Adventures in Tempering

I’m finally getting the bulk of the last two batches, one milk and one dark tempered and ready to send to the crew of guinea pigs that have volunteered to sample some of my early work. I’m learning a great deal about tempering in this process. One lesson is that all thermometers are not made equal. I’ve been using a pistol-style laser thermometer for the last few tempers, which has worked out quite nicely. It only reads the surface temperature, but that seems to be perfectly adequate for tempering, and lets me shoot temperature readings without needing to clean a probe. My wife was kind enough to buy me a fancy probe thermometer, which I thought would be better. The chocolate didn’t feel right at the temps that the probe was supplying, and, indeed, it didn’t temper correctly. I’ll need to calibrate this one if I want to use it in the future.

Wilhelm Wanders of Chocolaterie Wanders in the DC area sent some useful tips about controlling the cooling process after the tempered chocolate is poured. The cooling process determines what the final gloss on the chocolate is going to look like. I’m at the stage where I’m worrying about the temper, so have occasionally thrown the poured chocolate into the freezer to get it to set up correctly. This yields some really funny surfaces and is not recommended. This last batch I let cool at room temperature (at least room temperature on an August night that started at about 76 degrees and fell to 55 or so overnight) and got a very nice result, at least in the batch of dark chocolate that I tempered. Here’s the result after setting up overnight:

Tempered dark chocolate

(Yes, I need to splurge on some bar molds…)

The surface that the chocolate cools on makes a big difference to the final look of the chocolate also. This cooled on aluminum foil that was flattened to the extent I could by hand, and the foil side of this chocolate is mirror smooth. Pro shops will use acetates (this is also how they get printed designs on chocolate), which also yields a super shiny surface. Sort of cheating, but I’m willing to experiment at this point.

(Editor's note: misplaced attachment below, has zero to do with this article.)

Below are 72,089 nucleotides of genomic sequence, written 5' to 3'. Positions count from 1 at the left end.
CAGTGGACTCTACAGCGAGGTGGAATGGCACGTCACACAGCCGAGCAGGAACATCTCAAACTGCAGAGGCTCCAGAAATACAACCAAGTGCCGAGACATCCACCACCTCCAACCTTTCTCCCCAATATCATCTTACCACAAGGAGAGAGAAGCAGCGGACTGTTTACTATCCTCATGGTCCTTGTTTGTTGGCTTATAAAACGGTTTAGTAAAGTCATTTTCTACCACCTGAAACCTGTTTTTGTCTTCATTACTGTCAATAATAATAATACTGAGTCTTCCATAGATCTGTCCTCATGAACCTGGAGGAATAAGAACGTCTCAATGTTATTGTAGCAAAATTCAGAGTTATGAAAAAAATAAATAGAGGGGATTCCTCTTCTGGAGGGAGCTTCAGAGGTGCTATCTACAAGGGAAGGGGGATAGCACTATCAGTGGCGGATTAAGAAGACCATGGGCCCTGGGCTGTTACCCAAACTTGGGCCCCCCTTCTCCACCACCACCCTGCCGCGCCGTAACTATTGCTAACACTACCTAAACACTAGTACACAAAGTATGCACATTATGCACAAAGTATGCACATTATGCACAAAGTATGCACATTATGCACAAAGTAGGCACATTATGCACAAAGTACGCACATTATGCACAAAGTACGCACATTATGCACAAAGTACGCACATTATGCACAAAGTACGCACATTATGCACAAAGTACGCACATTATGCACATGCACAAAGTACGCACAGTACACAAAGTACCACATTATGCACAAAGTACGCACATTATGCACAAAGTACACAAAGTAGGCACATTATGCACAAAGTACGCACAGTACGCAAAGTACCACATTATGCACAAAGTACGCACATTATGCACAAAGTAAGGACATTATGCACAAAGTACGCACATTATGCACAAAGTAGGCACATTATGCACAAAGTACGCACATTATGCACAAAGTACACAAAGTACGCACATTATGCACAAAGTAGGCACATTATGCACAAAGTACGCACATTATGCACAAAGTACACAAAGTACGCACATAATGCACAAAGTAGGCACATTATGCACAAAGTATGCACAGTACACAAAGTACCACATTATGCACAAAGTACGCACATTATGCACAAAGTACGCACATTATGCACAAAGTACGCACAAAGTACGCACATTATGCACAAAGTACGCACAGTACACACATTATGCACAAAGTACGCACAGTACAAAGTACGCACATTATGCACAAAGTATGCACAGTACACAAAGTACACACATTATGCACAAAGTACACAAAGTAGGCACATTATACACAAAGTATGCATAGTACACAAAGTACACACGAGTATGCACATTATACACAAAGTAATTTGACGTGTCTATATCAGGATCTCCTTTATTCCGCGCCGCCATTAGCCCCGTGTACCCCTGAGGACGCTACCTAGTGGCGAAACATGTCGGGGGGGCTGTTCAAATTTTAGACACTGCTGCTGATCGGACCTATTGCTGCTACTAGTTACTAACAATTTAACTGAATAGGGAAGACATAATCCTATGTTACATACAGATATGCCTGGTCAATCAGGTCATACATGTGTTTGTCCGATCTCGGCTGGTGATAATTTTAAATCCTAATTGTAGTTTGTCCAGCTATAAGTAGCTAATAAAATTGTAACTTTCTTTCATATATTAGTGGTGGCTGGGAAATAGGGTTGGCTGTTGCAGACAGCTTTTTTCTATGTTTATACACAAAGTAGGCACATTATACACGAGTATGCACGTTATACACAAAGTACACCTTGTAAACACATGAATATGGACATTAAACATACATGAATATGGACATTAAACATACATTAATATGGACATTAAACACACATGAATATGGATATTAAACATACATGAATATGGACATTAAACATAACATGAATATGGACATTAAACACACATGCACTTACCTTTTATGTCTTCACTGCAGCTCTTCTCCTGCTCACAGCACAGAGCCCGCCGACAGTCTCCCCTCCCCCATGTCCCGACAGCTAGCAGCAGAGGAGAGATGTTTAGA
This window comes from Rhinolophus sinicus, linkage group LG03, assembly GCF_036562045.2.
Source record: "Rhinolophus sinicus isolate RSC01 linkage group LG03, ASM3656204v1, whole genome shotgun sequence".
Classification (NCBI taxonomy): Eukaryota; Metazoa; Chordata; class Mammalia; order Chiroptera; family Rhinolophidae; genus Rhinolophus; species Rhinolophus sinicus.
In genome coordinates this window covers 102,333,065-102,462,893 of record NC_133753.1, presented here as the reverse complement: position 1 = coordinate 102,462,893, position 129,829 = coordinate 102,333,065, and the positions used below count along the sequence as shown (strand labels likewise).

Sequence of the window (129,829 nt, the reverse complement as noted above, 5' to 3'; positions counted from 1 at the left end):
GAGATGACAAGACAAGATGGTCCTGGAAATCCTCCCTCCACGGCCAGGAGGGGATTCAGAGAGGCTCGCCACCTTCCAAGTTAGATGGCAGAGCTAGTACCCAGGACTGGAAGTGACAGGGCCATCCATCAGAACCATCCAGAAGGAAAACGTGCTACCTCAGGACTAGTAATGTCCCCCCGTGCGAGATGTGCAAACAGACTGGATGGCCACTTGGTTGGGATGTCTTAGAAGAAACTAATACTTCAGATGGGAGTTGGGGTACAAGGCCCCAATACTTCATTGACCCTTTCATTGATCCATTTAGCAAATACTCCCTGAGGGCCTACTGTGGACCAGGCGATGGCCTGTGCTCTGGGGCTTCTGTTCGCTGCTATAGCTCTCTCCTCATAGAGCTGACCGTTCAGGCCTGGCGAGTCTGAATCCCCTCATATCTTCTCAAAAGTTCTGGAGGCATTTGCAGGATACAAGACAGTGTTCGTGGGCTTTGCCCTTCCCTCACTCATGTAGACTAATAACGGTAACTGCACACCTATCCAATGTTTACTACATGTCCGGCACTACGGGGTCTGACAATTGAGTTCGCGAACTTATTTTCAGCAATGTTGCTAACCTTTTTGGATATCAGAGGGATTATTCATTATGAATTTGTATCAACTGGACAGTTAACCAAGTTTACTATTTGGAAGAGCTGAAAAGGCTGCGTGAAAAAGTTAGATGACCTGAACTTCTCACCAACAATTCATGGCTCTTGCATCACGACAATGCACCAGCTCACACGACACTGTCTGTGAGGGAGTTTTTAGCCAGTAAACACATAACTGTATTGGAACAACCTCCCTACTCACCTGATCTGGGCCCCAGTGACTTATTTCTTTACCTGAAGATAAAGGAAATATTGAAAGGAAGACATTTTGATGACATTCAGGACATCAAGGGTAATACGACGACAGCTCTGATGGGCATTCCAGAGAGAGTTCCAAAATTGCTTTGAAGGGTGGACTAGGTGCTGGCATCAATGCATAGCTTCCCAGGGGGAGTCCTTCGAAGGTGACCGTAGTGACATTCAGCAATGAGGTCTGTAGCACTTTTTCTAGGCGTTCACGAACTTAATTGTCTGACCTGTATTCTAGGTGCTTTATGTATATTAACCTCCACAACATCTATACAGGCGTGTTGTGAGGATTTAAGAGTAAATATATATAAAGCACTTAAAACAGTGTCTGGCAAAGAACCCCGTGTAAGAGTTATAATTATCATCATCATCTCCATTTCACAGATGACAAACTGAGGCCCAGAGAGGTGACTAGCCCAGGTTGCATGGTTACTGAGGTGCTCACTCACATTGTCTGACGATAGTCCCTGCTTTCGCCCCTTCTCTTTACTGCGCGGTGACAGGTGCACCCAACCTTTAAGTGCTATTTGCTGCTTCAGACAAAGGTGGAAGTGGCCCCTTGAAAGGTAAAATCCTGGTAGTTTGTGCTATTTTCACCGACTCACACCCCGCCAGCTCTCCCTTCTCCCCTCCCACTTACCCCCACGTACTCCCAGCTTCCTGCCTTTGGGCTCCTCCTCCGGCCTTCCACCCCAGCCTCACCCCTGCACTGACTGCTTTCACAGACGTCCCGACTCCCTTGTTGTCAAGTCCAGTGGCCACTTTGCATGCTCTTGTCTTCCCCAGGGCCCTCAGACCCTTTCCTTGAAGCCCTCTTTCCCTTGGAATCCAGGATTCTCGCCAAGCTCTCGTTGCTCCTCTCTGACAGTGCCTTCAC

Now, the milk chocolate was a different story. I used nearly exactly the same hand tempering process, heating the chocolate to ~115F, cooling to 91F, mushing 20% of the chocolate on chilled marble, then remixing and bringing the mixture to 86F or so. This is milk chocolate, so the melt temperatures I was using are about 2-3 degrees lower than the dark. Here’s the chocolate after the pour, at about 83F:

83F milk chocolate

It’s super shiny, and starting to set up. About an hour later, it’s close to room temperature, about 76F. Still got a good shine, and it’s getting reasonably solid.

setup tempered milk chocolate

Astute observers will note the sample taken from the upper left corner for scientific purposes. I went to bed feeling pretty good about this result, unaware of the nasty surprise awaiting me in the morning:

bloomed milk

Yikes! This is nearly the same result that I got when cooling the chocolate in the freezer. It happened instantly in the freezer, and just took longer this time. I can’t tell if this is straightforward bloom on the chocolate or if some ingredient is reacting badly. The cream power I used had an anti-caking agent in it, so perhaps that accounts for this odd behavior. This was setting up on parchment paper, and the parchment paper side shows some quite pleasant marble patterns:

parchment patterns

I could pretend that I did this on purpose, but this is pure accident. Any chocolate brains out there have any hints on why the milk chocolate might be reacting this way?


3 Responses to Adventures in Tempering

  1. Patrick says:

    really really nice work you have here!!!!

    i had a post once about the same topic! see it here!

    lets trade links if you want to.. just let me know!
    i’ll give you a stumble upon thumbs up for now!

  2. “it’s close to room temperature, about 76F”

    I would say Bingo. Pretty hot room to expect good temper without bloom. Try 68F.

  3. Robert says:

    I would have one suggestion, same as above, that you need the room to be cooler. At least below 70. 60-65 degrees would be ideal. Also, when chocolate has been tempered and then poured into a mold it is going to start multiplying the crystals formed and setting up. During this process of the crystals forming it actually creates heat. The heat expended from the chocolate will actually sit on top of the chocolate like a warm blanket and sometimes throw off the temper. I would suggest getting a fan and blowing the air right over the chocolate to keep cooler air circulating over the chocolate constantly…

    With looking at the milk chocolate and seeing your procedure…i would think that the temper was probably off before you even poured it into the mold…So check the temper and the surrounding and you will find success!

    Have a great day…

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